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Playing for a Cause


By Jonathon Braden, USTA South Carolina


CAYCE, S.C. – Caroline King of Columbia doesn’t play a lot of USTA adult tournaments. But when she does, she prefers tournaments that benefit a charity instead of solely the facility or club hosting the event.

King, of Columbia, likes how she can use tennis, a sport she loves, to help a bigger cause.

“The fact that they give back and do something for people, it just gives them more meaning,” King said.King_head

She has company. More and more people are playing in tournaments that benefit a worthwhile cause or local charity in South Carolina. And more tournament directors are tapping into that market and choosing to partner with local nonprofit organizations.

In 2006, about 400 people participated in the meager two USTA-sanctioned tournaments in the state that benefited a special cause. Last year, though, South Carolina tennis clubs and facilities hosted 10 USTA-sanctioned tournaments that benefited an outside organization.

In 2015, the number of participants also jumped to 1,214, a more than 200 percent increase from 2006.

“People want to play for a cause, and they find it more meaningful,” said Patrick Yackmack, manager of tournaments and player development for USTA South Carolina, the state office of the U.S. Tennis Association.

Recent research shows people, especially Millennials, now the largest generation in the U.S., also hold strong support for social causes.

A 2013 report from Achieve and the Case Foundation found that nearly 75 percent of Millennials, people born between 1982 and 2004, who were surveyed had volunteered for a nonprofit organization. Almost 80 percent of the Millennials surveyed also had expressed a passion for a cause or issue.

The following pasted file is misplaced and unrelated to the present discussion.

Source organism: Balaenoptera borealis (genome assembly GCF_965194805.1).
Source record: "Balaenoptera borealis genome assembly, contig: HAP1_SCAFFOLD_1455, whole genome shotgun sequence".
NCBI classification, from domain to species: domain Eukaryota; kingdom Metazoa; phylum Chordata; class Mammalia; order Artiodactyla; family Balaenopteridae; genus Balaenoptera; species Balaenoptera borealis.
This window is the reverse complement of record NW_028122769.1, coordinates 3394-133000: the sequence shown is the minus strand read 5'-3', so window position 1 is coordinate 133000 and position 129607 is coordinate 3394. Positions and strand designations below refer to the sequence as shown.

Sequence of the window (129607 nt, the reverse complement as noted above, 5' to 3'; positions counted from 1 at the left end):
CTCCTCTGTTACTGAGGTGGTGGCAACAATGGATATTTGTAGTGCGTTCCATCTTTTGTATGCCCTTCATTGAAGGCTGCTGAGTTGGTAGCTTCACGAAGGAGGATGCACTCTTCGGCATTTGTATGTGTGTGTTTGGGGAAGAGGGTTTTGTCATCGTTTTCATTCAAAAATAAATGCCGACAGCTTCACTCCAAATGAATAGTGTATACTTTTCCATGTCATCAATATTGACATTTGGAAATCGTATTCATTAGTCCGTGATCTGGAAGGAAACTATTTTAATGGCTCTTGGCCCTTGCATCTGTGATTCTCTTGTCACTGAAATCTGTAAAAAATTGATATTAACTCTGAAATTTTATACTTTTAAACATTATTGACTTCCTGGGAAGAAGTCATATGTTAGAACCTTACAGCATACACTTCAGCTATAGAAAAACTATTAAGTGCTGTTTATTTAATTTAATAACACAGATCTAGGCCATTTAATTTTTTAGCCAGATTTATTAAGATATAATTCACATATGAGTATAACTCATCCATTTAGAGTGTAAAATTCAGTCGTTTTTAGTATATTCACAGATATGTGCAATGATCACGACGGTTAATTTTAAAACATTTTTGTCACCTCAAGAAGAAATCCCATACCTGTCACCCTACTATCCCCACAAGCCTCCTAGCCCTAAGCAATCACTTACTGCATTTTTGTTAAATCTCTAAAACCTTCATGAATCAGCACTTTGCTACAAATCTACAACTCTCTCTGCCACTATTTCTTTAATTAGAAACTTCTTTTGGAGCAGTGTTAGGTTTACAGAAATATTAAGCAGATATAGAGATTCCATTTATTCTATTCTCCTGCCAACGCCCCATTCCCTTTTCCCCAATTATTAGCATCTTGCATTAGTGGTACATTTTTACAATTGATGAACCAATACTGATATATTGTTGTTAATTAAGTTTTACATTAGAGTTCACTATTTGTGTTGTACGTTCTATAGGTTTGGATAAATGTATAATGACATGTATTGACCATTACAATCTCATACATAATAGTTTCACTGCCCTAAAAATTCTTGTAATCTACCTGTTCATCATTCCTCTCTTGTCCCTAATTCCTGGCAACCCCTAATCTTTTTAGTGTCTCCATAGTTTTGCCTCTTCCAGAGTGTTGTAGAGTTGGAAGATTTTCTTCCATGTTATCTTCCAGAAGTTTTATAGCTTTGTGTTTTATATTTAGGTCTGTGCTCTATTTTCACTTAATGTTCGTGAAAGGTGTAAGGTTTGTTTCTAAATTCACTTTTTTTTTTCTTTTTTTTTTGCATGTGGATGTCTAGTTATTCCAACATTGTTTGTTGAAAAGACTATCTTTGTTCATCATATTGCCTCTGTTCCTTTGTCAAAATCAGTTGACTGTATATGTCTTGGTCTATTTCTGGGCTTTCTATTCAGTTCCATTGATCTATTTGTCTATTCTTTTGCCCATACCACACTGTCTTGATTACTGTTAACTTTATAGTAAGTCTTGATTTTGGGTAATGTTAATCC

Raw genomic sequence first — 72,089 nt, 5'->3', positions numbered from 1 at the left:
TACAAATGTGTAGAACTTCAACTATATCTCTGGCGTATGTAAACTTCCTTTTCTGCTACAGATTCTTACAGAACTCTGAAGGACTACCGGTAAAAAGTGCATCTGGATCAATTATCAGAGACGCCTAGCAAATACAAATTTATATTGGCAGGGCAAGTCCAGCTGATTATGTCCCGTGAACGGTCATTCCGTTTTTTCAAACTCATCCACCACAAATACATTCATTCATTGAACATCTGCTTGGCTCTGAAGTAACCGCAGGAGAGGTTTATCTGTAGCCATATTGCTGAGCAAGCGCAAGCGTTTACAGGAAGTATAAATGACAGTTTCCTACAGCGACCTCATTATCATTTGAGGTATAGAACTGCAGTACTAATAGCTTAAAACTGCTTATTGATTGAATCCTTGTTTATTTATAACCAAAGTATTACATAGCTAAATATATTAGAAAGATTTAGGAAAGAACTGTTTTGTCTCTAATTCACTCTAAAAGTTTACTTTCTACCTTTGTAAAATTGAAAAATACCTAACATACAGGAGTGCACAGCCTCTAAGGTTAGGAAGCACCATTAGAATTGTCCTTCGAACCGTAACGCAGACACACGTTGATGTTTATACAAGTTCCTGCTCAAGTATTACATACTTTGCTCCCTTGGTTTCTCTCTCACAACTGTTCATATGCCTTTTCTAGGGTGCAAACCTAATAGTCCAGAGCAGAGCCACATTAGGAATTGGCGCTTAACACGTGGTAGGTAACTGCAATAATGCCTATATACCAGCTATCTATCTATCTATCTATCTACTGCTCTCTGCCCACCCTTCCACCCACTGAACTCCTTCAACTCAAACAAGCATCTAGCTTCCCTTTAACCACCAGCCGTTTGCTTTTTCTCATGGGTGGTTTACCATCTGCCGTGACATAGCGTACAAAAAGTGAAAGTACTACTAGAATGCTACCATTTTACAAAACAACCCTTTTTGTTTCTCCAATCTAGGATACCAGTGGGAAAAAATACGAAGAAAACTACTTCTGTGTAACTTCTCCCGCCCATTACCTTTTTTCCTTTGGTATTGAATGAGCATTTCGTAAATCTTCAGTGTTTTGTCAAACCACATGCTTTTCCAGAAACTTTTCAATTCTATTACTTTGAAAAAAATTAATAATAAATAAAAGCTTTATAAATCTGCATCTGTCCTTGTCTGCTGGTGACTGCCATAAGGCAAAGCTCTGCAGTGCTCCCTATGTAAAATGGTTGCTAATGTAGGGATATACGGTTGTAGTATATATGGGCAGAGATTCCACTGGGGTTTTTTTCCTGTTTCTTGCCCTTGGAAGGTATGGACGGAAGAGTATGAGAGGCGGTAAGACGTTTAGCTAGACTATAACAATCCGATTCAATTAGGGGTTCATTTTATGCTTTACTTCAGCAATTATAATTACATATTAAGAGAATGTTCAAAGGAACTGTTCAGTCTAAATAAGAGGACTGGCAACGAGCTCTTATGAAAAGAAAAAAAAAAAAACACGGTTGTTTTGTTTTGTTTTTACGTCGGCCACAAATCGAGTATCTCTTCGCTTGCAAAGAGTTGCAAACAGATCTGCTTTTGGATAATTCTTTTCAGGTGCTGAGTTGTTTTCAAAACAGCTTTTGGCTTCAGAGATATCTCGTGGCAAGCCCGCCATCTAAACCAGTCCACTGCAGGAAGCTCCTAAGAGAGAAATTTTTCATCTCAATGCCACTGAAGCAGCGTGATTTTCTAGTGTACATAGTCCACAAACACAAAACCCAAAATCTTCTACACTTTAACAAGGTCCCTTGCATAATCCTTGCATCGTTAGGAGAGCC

Charity tournaments can appeal to that casual player who might be more interested in the cause than the tennis. The tournaments also would interest the more serious tennis player as well, Yackmack said.

“It connects two different reasons to play,” he said.

King, along with 112 other people, recently played in the Luv for Babcock Charity Adult Tournament, which was held last month at the Cayce Tennis and Fitness Center. Tournament proceeds, more than $7,000, were donated to the Babcock Center Foundation, which funds the Babcock Center.

The center provides vocational training and work opportunities for about 800 people with lifelong disabilities in Richland and Lexington Counties. The organization’s mission is especially meaningful to King, who said she has a brother-in-law with special needs.

“Babcock is pretty close to my heart,” she said.

To help the tournament keep its costs minimal, tournament director Paola Maoli and referee Mary Anna Scott both donated their time, and the center received donated beer for the players.

The tournament had yet to officially begin under a fading sun and with breezy weather when one woman inquired about the aforementioned beverage.

“Paola, is the free beer here yet?”

“No, not yet,” Maoli said.

“I can’t play without my beer first,” the woman joked.

Maoli and others had reasons to later celebrate with a beverage: The 113 players participating marked their best turnout yet for the tournament.

Maoli, along with volunteer and frequent USTA League player Donna Saleeby, who helped promote the event, also credited increased marketing efforts for the tournament’s uptick in participation.

For Carrie Deaton, seeing the tournament thrive has been a project she’s wanted to achieve for eight years. About that long ago, Deaton, the director of the Babcock Center Foundation, kept seeing nonprofit organizations host basketball or baseball tournaments.

She also kept hearing people talk about how tennis was thriving in South Carolina. That’s when she asked herself, Why aren’t we tapping into that potential donor base and hosting a tennis tournament?

The next year, in 2013, she partnered with the Cayce facility to host the charity tennis tournament. Deaton, like others, thinks there’s just a little something extra at a tournament that benefits a charity.

“There’s something about knowing you’re helping someone else,” she said.